Asmi Ghimire

Published On: July 15, 2019 10:00 AM NPT By: Asmi Ghimire

How many words do you need?

How many words do you need?

Zyzzyva. This odd little word may sound like a new clothing brand or Shakira's song lyrics, but it is neither of the two. “Zyzzyva” was included in the Oxford English Dictionary (OED) in 2017 and till now holds the record as the last word in the English language.

According to the OED, there are an estimated 171,146 active words in English language. English, however, is not the language which has the most number of words. According to Wikipedia, the Korean language has 1.1 million words followed by Turkish language which has more than 600,000 words and there are languages, like Arabic, which have as less as 32,000 words.

How many words do we know?

In fact we take language for granted and are not even aware of the number of words  that we have already collected. We also don’t realize the number of words we actually use for our day-to-day communication. As a non-native speaker of the English language, I have always wondered about the number of English words that I need to know to be able to communicate in it fluently. But before that, let us see what an average person’s vocabulary size is. A blog (on https://wordcounter.io) mentions that in 2013, The Economist magazine published an article based on the research of the English language. The research showed the following interesting results on the two types of speakers, native and foreign:

Average adult native speakers (those who speak English as a first language) have the vocabulary of 20,000–35,000 words.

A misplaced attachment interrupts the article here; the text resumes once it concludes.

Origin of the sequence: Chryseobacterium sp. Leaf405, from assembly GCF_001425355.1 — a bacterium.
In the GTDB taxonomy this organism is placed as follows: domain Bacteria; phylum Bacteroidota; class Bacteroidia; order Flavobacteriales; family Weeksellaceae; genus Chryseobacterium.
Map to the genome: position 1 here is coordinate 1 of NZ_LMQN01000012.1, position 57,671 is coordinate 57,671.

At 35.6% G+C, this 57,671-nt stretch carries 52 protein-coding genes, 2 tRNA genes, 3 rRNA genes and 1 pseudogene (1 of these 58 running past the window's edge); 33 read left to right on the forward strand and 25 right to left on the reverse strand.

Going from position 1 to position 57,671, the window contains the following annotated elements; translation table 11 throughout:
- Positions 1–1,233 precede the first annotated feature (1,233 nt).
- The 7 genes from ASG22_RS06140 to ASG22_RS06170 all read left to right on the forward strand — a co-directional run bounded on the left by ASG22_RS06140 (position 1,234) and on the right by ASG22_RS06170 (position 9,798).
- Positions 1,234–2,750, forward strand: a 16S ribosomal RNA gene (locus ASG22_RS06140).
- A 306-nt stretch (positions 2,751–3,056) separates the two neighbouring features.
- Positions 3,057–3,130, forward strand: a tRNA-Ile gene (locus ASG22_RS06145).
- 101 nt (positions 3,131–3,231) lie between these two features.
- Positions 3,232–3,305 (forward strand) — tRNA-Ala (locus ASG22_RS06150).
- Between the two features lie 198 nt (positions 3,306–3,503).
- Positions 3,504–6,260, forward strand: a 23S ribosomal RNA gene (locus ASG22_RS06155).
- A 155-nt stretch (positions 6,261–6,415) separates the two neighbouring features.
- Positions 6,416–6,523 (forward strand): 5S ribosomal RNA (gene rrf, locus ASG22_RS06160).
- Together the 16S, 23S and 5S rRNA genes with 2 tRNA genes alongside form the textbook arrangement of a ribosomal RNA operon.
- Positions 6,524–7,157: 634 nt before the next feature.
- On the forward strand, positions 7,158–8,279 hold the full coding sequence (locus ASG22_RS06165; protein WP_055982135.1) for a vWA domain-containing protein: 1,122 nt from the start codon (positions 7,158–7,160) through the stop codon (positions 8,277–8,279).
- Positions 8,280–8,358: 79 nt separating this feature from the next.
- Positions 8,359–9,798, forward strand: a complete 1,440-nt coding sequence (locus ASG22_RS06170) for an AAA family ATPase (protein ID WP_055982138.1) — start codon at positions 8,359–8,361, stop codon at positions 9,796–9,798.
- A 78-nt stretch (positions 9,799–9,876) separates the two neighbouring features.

Average native speakers of 8 years already know 10,000 words.

For foreign speakers, the following results were:

The common vocabulary size for foreign speakers is 4,500 words.

Foreign speakers reach over 10,000 words by living abroad.

For vocabulary growth, reading fiction is as important as general reading.

How many words do we really use?

A blog called “How many words do I need to know” (on www.lingholic.com) mentions a book called “Green Eggs and Ham,” written by Dr Theodor Seuss Geisel, an American children’s author. This book has only 50 different words. The same author had earlier completed a book called “The Cat in the Hat” using only 225 words. I, myself, have not read these books but will definitely try to do so.  

Now, if a book can be written with a combination of only 50 or 225 words, the question is, do we really need a vocabulary of 20,000 words to communicate. 

An article (on www.lingholic.com) mentions the following interesting facts:

The first 25 words are used in 33% of everyday writing,

The first 100 words are used in 50% of everyday writing, 

And the first 1,000 words are used in 89% of everyday writing.

A vocabulary of just 3,000 words provides coverage for around 95% of a common language. 


 

Let’s see the math

Now going back to the total number of words in the OED, we have 171,476 words in current use, whereas a vocabulary of just 3,000 words provides coverage for around 95% of a common language. That is simply 1.75% of the total number of words in use! By knowing 1.75% of the English dictionary, you will be able to understand 95% of what you read. 

Knowing the right words 

A blog (on https://www.optilingo.com) says that learning the right words in the right order will help more than simply trying to learn more new words. Since we have seen that about 95% of everyday conversations come from only 3,000 words, it makes sense to first learn those 3,000 commonly used words rather than learn 3,000 words at random. 

Conclusion

We can conclude that there is no exact answer to the question of how many words you need to know to be fluent in communication. I also think that you don’t need to count the number of words you learn. Instead, learning the most commonly used words first and slowly collecting other words by experience is the easiest way to learn a new language. Now, when I look at the numbers which I have mentioned here, I am quite excited. I actually don’t know how many English words I’ve learnt by now, but I’m sure that I must have crossed the 3,000 mark.  

Now coming back to “Zyzzyva”. For those of us who haven’t used the word till now, it’s a noun, pronounced “zih-zih-vah” and is the name of a beetle found in South America that lives on palm trees and is generally small and a herbivor. 

 

 

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